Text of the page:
June 09, 2021
Soil Moisture History Influences Soil Carbon Dynamics
Previous drought and flooding conditions strongly influence soil respiration and carbon composition.
Researchers know that soil moisture influences soil carbon dynamics but understand little about the impact of previous moisture conditions. A new experiment explored the influence of recent soil moisture history on soil carbon cycling. A simulated drought history increased carbon availability in soils compared to a simulated flood history, even after rewetting/drying and incubating the soils at the same moisture conditions. Drought caused a release of protected carbon previously bound to mineral surfaces, as well as a release of organic molecules from ruptured microbial cells. The increased availability of carbon resulted in greater microbial respiration when these drought-affected soils were rewet, whereas short-term flooding did not strongly alter soil carbon availability or carbon forms.
As climate change intensifies the global water cycle, researchers predict that soil moisture fluctuations will become more frequent and intense. Understanding how these fluctuations will impact soil carbon processes can improve the predictive capacity of soil carbon models. This research explains changes occurring in soils during wetting and drying, which influence carbon stabilization and destabilization in soils. Soil carbon models thus must factor in the moisture history of soils to produce more accurate predictions.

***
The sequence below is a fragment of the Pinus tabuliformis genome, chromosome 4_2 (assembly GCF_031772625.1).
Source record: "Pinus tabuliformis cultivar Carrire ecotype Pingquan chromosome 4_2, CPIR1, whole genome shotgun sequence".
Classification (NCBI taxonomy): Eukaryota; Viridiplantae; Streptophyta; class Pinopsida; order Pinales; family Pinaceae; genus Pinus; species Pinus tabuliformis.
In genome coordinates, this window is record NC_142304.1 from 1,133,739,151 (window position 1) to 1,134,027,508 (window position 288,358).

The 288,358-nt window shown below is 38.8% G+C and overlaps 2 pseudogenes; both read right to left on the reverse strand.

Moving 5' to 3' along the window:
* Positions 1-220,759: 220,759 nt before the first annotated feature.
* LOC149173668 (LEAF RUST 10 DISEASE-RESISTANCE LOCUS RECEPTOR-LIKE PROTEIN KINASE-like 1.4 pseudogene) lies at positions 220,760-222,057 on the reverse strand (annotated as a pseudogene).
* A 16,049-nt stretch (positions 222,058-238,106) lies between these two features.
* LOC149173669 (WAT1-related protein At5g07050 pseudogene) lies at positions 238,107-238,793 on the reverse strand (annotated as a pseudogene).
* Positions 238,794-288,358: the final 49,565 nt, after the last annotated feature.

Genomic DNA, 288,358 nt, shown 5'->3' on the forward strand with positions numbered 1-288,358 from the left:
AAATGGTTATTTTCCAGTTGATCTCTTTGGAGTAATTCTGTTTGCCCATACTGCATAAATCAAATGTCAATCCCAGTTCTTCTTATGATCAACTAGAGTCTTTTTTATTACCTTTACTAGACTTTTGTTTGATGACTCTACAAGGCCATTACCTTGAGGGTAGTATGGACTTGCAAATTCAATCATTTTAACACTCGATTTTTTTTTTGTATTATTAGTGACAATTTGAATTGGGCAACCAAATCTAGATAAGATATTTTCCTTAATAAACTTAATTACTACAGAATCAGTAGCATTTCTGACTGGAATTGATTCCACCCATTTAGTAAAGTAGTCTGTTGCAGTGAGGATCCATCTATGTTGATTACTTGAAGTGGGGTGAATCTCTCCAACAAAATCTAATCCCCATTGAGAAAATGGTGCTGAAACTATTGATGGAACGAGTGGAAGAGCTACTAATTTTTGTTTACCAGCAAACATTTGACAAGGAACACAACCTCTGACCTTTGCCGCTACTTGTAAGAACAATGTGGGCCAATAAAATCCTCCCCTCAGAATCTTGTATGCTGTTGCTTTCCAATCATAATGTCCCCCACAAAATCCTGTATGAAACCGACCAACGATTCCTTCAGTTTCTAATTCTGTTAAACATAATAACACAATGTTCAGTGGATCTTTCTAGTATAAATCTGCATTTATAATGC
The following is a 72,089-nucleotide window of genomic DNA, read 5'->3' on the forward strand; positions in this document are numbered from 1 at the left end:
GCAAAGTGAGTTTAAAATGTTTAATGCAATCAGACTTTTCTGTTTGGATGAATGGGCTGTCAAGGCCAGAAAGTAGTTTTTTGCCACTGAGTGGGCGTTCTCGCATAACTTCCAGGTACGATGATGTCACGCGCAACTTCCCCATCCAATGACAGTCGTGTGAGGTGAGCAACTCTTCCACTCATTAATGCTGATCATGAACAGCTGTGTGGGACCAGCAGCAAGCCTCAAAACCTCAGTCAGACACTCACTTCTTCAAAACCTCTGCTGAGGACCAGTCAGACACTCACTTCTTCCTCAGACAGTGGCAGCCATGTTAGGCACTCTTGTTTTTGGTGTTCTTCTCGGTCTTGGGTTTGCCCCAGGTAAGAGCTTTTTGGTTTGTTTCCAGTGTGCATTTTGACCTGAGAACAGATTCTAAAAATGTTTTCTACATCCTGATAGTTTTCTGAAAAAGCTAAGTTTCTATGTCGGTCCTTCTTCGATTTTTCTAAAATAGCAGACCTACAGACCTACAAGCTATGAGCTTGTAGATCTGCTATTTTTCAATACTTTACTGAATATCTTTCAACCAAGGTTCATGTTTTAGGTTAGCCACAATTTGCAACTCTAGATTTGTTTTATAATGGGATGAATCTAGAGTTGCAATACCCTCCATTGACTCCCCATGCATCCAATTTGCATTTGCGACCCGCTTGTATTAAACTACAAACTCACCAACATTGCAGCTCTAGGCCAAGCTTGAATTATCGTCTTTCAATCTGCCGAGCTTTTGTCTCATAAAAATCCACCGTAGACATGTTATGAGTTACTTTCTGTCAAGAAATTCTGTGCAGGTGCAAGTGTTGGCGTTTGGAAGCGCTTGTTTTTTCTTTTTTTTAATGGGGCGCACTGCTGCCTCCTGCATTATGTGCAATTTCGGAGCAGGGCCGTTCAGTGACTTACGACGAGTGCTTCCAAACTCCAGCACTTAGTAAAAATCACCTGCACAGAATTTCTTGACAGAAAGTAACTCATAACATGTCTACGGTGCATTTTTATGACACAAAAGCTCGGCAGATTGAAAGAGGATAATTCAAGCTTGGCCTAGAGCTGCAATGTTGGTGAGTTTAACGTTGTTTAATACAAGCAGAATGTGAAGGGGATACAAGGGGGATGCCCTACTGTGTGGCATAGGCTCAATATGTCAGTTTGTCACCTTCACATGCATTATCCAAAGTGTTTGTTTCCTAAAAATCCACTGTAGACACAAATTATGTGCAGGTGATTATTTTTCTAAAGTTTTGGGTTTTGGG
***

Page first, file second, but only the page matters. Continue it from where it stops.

Soil moisture influences soil carbon dynamics, including microbial growth and respiration. Researchers generally assume that soil response to moisture changes is linear and reversible. Current models do not account for previous, or antecedent, soil moisture conditions when determining soil respiration. Researchers conducted laboratory incubation experiments to determine how the antecedent conditions of drought and flood influenced soil organic matter chemistry, bioavailability, and respiration. Rewet soils (with antecedent drought) had greater organic carbon and respiration compared to the drying soils (with antecedent flood). In addition, simulated drought soils had the highest organic carbon concentrations, with a strong contribution from proteins found in soil microbes. Various analyses identified increased contribution of complex aromatic groups/molecules in the rewet soils, compared to the drying soils. Drying introduced organic matter into the available pool via desorption of aromatic molecules from mineral surfaces and/or microbial cell lysis, thereby stimulating microbial respiration. This work indicates that even short-term shifts in antecedent moisture conditions can strongly influence soil carbon dynamics. This improved understanding of soil water-carbon dynamics may help researchers develop more accurate predictive models.
Pacific Northwest National Laboratory
U.S. Department of Energy, Biological and Environmental Research (SC-33)
Environmental System Science
This research was funded as part of the Environmental System Science (formerly Terrestrial Ecosystem Sciences) program of the Office of Biological and Environmental Research (BER), within the U.S. Department of Energy’s (DOE) Office of Science.
Patel, K.F., et al. "Soil Carbon Dynamics during Drying vs. Rewetting: Importance of Antecedent Moisture Conditions." Soil Biology and Biochemistry 156 108165 (2021). https://doi.org/10.1016/j.soilbio.2021.108165.